"You look terrible, man. What would Erdös or Euler say about this?" He sighed as he headed back to sit down again. "Maybe Erdös would understand. He hardly ever had his own place."

Little girls out here trying to look like Jodie Foster in ŒTaxi Driver. Old people about to die...Œtheir own faultı losers...waste....waste....

"Jimmy? Rosalyn? You two still building houses for every kind of poor stripe someplace?" His impulsive, top of the lungs shout surprised him.

Back to my construction.

Suddenly his face brightened with an idea.

"Howie, you stupid--" he started to slap the top of his head again, but
instead, went back over to his Œthink tank' station on the floor in the
corner, picked up the paper, and held it to the glass when he went back to the window.

He realized now that the Bach fragment with notes was a clue, saying
something about the matrix. Bach took his original Art of Fugue melody and reversed it around the submediant tone--the fourth note up on the musical scale--as if that tone itself were a mirror. Yes, Bach's mirror inversion, which the performer was playing, was the clue which indicated the matrix was reversed too. Its mirror image was what he really needed. He sat down to rewrite the matrix again, mirror reversing the columns until he finally got the matrix he wanted:
















There had to be another clue, however. The chords played with the left hand meant something. He reasoned that perhaps it wasn't the notes themselves that mattered, but the number of chords in every bar that did.

He counted them.

"Eight in the first bar, five in the second, three in the third...," he
chanted, writing the number sequence down.

"Great, forty-one numbers. Now what, Sherlock?"

He started coughing.

"Cold, cold in here...."

He stuck his fingers underneath his skullcap, scratched his head, then
rubbed them together.

"Huffman, Huffman..."

Huffman, Slepian, Viterbi, all were twentieth century communications
engineers who developed methods to encode, efficiently, English text. And Huffman Codes, he knew, involved binary encoding by using word probabilities. Could the Thorpe Aerospace Huffman have used that means to encode his message? It was a delicious irony, really. Both were communications engineers. Both were named Huffman.

He slapped his knee.

"Dammit! That is what he did!"

In Huffman Codes, words of English text were listed in descending orders of probability, the probabilities depending on their frequency of appearance in the text. You drew a Œchoice tree,' the first branches joining together low frequency words, like Œverisimilitude,' then two joined branches for the next two higher up, and the next two, and the next two..., the top branch always labeled 1, the bottom 0. Then the branches were all joined together and each word encoded into binary digits by following along the branches which led to it, encoding by writing the ones or zeros down the branches leading to the word. So many bits per word produced the most efficient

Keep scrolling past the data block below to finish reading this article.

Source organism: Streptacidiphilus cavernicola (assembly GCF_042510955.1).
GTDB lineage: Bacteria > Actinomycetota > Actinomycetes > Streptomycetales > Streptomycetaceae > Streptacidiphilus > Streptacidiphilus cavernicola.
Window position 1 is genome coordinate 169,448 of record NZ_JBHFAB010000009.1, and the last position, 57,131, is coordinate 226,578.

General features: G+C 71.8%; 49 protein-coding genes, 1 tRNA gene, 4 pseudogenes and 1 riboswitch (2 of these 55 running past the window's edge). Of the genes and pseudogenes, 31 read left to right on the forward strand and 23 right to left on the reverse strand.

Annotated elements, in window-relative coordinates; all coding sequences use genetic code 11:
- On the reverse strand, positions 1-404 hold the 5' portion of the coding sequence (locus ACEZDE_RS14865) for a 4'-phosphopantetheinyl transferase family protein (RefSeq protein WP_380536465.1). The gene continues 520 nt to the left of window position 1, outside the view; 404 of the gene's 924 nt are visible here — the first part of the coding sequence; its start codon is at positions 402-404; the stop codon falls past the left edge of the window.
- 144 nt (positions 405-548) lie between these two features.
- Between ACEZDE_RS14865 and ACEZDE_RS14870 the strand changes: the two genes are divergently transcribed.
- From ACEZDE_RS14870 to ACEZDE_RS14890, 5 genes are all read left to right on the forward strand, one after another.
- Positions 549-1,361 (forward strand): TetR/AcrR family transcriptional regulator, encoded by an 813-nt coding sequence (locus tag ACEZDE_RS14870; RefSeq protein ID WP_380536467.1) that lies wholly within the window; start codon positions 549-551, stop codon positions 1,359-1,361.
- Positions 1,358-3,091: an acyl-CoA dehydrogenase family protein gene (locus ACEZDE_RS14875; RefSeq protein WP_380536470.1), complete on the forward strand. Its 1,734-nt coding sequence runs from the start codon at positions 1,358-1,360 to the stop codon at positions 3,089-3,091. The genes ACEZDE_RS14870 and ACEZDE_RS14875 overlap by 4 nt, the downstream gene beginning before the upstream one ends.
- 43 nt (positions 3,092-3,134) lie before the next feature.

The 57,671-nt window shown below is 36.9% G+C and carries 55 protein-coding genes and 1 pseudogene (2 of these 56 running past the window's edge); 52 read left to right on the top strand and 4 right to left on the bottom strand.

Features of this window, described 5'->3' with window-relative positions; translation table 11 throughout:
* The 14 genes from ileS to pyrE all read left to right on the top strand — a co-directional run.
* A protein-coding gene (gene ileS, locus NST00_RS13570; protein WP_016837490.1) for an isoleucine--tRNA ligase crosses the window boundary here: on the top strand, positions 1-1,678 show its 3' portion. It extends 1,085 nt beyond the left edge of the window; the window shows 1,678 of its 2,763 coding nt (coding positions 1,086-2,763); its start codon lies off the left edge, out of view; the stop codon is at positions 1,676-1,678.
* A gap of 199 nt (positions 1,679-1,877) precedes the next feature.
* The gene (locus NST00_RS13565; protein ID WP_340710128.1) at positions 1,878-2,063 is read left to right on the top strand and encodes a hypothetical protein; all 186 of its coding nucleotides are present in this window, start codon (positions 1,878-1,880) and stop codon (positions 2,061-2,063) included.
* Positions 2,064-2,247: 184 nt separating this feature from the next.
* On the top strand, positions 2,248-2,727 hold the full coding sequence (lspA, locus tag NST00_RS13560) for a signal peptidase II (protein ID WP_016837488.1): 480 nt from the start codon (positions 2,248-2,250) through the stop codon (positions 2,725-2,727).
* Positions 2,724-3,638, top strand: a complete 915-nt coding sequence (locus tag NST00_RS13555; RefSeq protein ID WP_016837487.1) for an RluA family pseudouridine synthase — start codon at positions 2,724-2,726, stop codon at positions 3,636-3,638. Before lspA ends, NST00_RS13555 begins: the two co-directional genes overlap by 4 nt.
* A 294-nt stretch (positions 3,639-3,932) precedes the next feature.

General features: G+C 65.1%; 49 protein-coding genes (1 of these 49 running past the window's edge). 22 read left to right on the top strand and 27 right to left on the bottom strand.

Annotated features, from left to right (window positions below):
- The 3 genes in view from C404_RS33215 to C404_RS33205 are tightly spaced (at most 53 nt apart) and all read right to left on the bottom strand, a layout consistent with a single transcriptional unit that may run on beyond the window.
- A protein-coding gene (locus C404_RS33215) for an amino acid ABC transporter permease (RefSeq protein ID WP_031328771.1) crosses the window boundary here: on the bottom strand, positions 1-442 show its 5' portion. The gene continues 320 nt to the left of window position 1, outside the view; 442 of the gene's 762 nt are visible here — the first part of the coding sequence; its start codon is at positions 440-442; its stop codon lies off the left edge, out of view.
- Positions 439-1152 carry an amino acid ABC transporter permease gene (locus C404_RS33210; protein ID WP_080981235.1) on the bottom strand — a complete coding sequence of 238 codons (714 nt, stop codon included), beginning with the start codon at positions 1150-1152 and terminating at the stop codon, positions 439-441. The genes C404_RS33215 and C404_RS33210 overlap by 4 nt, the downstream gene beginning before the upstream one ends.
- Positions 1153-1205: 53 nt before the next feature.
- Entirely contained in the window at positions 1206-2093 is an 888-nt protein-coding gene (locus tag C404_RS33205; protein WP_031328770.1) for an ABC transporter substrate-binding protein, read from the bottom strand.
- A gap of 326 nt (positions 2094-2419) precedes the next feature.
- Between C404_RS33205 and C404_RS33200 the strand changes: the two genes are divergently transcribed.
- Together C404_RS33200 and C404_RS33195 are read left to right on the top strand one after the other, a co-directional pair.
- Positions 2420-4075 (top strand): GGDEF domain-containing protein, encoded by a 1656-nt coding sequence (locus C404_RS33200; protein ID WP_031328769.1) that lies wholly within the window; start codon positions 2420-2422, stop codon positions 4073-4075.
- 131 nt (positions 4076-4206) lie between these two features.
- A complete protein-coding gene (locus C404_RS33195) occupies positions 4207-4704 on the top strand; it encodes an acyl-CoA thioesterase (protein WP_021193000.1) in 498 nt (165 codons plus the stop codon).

"Yeah, that's what he did. the left hand chords mean the number of digits in a block of binary characters following it. And if this thing is
error-corrected, he might have stuck in a superfluous row and column, which I can find out for sure if all the ones in each row and column are even."

He checked; they were. So he erased the first row and first column.

"Voilá! Now let me break up the rows into separate blocks of digits
here...," his speech trailed off as he began. When he finished, he looked it all over.

"Blocks representing English text words. Yes or no?"

He knew that if it were the right kind of digital code, he could find the
entropy, the amount of uncertainty in a message when transmitted, by using the formula:

H = -SP(i)LOGP(i)

Hold it....I'm talking efficiency for old radio and television
transmissions, but my Huffman didnıt need efficiency. Only concealment.

"This thing is like a clever schoolboy cipher! Not encoded words, but

He remembered when he was an undergraduate in Cornellıs Cryptography Club, and how his friends, Œboy named Sue,ı Kim Oshimura, and ŒUrkel from Nigeria,' Chinua Otombo, would try to stump him with one cipher after another, simple substitution ciphers, multiple substitution ciphers, date shift ciphers, Polybius, Porta, Playfair and Vigenère ciphers. Kim would always make him feel like two cents if he couldnıt crack one without a computer, and he could hear, even now, Otombo's rapid fire Œhehh hehh hehh! laughter in the background.

"What would Alan Turing say about you, man?"

"Give him the Number Theory book, Chinnie, and let him write code in the Lab." He just can't do this one."

Then two sympathetic pats on the back. So Howie studied everything he could on secret codes and ciphers, even memorized letter frequencies in the English, French and German alphabets, in case they used foreign language ciphers on him. Soon he became so good at solving them that both guys grew reluctant to give him one.

Howie smiled, then started coughing as he wrote down the list of the most commonly used English letters along with their probabilities, the highest frequency letter at the top, the lowest on the bottom:






















Then he drew his ŒHuffman choice tree,' pairing off successive letters and linking them together, with a 1 assigned to the top branches, and a 0 to the bottom branches. Soon he had a network of branches running from left to right across the paper, each branch labeled with either a 1 or a 0.

"Time to test my constructivist proof."